Pluto was a planet for 76 years until it was reclassified as a dwarf planet in 2006.
Pluto is now thought to be an object in the Kuiper Belt, a disc-shaped area of icy, dark objects beyond Neptune and has one large moon, Charon, and two much smaller moons, Nix and Hydra. In June 2011, Hubble spotted a fourth moon around Pluto that will be called S/2011 (134340) 1 for the time being.
NASA's New Horizons mission is scheduled to reach Pluto in 2015.
Photo: Pluto and its moons (NASA, ESA, H. Weaver (JHU/APL), A. Stern (SwRI), and the HST Pluto Companion Search Team)
Once a planet, Pluto is now a Kuiper Belt dwarf planet.
Now demoted to dwarf planet status, Pluto is still an important world.
Astronomer Clyde Tombaugh discovered Pluto in 1930 by meticulously comparing images of the night sky. Pluto held its planet status until 2006 when it was reclassified as a dwarf planet, one of many bodies orbiting in an area known as the Kuiper Belt. It is now known that Pluto does not mark the edge of the Solar System.
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Pluto, formal designation 134340 Pluto, is the second-most-massive known dwarf planet in the Solar System (after Eris) and the tenth-most-massive body observed directly orbiting the Sun.[i] Originally classified as the ninth planet from the Sun, Pluto was recategorized as a dwarf planet and plutoid owing to the discovery that it is only one of several large bodies within the Kuiper belt.[j]
Like other members of the Kuiper belt, Pluto is composed primarily of rock and ice and is relatively small, approximately one-sixth the mass of the Earth's Moon and one-third its volume. It has an eccentric and highly inclined orbit that takes it from 30 to 49 AU (4.4–7.4 billion km) from the Sun. This causes Pluto to periodically come closer to the Sun than Neptune. As of 2011, it is 32.1 AU from the Sun.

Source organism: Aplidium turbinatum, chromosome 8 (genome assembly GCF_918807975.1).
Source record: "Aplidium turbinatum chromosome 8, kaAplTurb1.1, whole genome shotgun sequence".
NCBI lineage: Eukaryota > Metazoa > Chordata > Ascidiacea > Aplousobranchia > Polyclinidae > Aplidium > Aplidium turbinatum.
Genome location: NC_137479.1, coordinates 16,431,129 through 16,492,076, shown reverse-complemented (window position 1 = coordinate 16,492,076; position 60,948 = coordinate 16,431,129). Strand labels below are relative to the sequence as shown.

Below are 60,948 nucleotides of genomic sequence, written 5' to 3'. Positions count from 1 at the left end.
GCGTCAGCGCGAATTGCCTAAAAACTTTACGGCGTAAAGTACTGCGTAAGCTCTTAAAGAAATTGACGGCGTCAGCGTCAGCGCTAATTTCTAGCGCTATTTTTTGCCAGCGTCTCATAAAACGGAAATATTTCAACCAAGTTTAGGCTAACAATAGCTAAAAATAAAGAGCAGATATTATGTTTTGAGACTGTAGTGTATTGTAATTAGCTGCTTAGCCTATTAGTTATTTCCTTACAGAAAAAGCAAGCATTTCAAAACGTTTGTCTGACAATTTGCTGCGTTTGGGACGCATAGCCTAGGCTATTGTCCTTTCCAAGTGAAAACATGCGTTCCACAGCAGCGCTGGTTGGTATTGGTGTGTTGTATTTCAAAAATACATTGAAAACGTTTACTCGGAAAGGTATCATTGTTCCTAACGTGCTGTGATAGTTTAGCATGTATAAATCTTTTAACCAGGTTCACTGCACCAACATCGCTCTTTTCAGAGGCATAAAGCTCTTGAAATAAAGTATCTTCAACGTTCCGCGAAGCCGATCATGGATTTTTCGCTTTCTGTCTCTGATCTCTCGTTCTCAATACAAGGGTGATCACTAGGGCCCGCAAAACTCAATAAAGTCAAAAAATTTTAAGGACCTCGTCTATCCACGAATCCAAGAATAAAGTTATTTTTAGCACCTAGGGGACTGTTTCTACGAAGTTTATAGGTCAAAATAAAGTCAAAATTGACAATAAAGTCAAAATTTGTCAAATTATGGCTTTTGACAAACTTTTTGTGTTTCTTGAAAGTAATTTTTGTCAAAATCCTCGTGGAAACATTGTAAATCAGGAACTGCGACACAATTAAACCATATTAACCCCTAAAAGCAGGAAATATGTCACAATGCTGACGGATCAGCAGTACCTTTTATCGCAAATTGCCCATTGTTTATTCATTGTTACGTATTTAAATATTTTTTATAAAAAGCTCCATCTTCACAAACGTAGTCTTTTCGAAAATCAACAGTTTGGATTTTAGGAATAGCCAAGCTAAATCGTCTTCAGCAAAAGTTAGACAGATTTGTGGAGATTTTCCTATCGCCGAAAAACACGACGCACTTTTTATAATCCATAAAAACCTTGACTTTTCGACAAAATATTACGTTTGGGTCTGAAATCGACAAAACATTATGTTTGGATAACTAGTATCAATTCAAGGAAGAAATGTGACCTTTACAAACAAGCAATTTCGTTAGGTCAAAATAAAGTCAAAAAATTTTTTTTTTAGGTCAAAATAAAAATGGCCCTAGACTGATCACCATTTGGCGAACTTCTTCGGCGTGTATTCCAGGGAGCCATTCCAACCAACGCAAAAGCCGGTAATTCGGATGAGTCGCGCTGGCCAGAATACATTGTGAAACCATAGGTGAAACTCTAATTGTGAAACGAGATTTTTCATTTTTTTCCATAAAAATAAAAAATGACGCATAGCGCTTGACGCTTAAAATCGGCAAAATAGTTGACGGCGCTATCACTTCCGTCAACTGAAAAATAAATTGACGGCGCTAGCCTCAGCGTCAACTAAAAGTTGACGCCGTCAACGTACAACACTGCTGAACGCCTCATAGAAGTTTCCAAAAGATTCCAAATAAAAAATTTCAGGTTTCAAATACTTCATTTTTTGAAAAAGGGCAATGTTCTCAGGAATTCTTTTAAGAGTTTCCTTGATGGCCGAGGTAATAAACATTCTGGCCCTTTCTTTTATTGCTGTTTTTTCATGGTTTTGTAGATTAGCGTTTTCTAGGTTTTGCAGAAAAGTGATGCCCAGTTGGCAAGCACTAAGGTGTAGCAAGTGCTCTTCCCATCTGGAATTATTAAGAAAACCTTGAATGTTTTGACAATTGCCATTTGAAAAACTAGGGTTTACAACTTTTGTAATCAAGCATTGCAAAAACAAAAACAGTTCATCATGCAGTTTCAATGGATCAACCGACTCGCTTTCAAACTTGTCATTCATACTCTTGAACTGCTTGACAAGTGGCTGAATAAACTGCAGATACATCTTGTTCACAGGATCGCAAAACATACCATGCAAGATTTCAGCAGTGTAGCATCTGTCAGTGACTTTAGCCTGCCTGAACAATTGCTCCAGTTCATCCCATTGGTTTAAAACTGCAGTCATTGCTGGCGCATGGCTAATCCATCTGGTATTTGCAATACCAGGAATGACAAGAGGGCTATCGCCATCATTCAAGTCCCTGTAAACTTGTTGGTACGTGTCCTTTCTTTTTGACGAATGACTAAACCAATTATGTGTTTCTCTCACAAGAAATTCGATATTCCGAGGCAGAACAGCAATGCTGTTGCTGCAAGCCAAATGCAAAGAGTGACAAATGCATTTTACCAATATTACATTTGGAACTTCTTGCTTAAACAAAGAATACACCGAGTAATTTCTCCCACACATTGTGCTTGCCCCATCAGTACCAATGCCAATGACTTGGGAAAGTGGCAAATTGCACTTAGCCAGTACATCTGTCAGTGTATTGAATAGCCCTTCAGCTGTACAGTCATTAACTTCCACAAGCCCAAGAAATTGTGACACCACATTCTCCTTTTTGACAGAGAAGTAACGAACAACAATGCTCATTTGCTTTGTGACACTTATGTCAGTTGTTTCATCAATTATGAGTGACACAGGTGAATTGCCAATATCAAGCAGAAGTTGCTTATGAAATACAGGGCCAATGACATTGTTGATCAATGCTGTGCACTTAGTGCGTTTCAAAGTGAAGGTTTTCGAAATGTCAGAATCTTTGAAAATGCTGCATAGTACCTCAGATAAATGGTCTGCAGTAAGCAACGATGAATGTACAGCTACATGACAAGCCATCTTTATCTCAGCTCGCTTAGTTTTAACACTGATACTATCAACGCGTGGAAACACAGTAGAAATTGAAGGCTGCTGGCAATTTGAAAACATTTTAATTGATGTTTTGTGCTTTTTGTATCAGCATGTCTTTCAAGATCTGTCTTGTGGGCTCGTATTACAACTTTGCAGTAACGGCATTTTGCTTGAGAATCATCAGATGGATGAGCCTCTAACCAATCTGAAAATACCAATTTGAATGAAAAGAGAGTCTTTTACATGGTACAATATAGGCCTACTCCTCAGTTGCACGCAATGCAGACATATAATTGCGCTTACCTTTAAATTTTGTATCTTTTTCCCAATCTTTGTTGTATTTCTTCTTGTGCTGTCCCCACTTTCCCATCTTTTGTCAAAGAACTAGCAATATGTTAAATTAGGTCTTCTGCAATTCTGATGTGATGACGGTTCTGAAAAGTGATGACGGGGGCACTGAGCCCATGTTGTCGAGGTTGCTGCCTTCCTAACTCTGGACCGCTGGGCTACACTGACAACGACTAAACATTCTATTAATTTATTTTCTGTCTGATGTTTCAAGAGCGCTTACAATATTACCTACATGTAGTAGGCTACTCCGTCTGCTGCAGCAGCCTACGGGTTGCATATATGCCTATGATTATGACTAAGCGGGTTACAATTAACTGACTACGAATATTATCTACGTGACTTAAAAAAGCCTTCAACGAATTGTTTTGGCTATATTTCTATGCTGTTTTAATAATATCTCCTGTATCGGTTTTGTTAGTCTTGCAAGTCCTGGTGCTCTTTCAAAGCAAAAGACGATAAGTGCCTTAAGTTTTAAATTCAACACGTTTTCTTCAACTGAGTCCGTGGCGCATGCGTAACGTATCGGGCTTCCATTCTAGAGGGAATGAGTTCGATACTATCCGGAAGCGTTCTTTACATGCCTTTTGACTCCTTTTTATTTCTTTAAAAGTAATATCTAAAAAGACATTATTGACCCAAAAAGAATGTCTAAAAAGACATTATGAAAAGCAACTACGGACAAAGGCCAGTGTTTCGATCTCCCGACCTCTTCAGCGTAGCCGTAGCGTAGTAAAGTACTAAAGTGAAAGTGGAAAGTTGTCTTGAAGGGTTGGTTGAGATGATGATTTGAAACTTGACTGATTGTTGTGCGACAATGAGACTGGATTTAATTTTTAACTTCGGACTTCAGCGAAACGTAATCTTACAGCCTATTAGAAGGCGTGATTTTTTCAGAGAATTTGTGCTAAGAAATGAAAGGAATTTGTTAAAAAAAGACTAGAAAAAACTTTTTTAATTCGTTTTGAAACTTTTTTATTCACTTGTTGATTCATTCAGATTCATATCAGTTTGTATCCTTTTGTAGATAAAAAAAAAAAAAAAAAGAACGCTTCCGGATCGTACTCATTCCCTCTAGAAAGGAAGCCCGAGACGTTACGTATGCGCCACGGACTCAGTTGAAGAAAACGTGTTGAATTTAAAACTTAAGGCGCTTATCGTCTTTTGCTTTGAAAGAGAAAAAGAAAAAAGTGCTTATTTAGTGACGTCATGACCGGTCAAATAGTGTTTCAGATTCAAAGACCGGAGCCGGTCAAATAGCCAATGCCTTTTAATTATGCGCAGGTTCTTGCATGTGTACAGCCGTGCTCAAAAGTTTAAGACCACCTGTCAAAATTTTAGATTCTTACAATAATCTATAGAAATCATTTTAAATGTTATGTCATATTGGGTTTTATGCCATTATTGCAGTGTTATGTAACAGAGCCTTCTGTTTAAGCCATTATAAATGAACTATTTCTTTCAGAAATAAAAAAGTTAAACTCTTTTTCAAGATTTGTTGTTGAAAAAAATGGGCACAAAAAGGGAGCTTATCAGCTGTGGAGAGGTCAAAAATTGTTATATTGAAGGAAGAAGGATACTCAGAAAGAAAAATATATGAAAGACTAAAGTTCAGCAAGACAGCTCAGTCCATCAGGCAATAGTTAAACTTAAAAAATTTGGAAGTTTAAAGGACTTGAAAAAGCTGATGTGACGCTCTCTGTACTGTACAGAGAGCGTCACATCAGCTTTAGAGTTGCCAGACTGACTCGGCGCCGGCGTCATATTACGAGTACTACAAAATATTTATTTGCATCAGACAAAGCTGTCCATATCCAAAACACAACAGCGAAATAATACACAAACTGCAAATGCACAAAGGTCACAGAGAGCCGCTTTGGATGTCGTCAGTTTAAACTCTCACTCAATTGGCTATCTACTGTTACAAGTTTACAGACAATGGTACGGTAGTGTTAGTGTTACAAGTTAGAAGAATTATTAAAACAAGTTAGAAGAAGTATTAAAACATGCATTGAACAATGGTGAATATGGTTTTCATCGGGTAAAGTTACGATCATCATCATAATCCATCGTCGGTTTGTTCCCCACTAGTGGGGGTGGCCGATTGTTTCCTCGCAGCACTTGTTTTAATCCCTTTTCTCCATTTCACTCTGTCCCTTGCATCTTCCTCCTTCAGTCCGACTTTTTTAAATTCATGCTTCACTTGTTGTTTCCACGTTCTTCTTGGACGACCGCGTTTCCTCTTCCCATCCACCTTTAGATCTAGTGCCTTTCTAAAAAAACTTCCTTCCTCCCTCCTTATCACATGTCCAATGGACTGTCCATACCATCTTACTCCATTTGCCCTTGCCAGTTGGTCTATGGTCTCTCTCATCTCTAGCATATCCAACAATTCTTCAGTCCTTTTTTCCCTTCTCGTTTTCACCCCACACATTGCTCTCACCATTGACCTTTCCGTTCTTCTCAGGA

From its discovery in 1930 until 2006, Pluto was classified as a planet. In the late 1970s, following the discovery of minor planet 2060 Chiron in the outer Solar System and the recognition of Pluto's relatively low mass, its status as a major planet began to be questioned. In the late 20th and early 21st centuries, many objects similar to Pluto were discovered in the outer Solar System, notably the scattered disc object Eris in 2005, which is 27% more massive than Pluto. On August 24, 2006, the International Astronomical Union (IAU) defined what it means to be a "planet" within the Solar System. This definition excluded Pluto as a planet and added it as a member of the new category "dwarf planet" along with Eris and Ceres. After the reclassification, Pluto was added to the list of minor planets and given the number 134340. A number of scientists hold that Pluto should continue to be classified as a planet, and that other dwarf planets should be added to the roster of planets along with Pluto.
Pluto has five known moons, the largest being Charon, discovered in 1978, along with Nix and Hydra, discovered in 2005, and the provisionally named S/2011 (134340) 1, discovered in 2011, and S/2012 (134340) 1, discovered in 2012. "Vulcan" and "Cerberus" are proposed names, by popular vote, for the newly discovered moons. Pluto and Charon are sometimes described as a binary system because the barycenter of their orbits does not lie within either body. However, the IAU has yet to formalise a definition for binary dwarf planets, and as such Charon is officially classified as a moon of Pluto.
In 2015 the New Horizons spacecraft is due to provide humanity the first close look at Pluto and its moons, when it will perform a flyby of the system.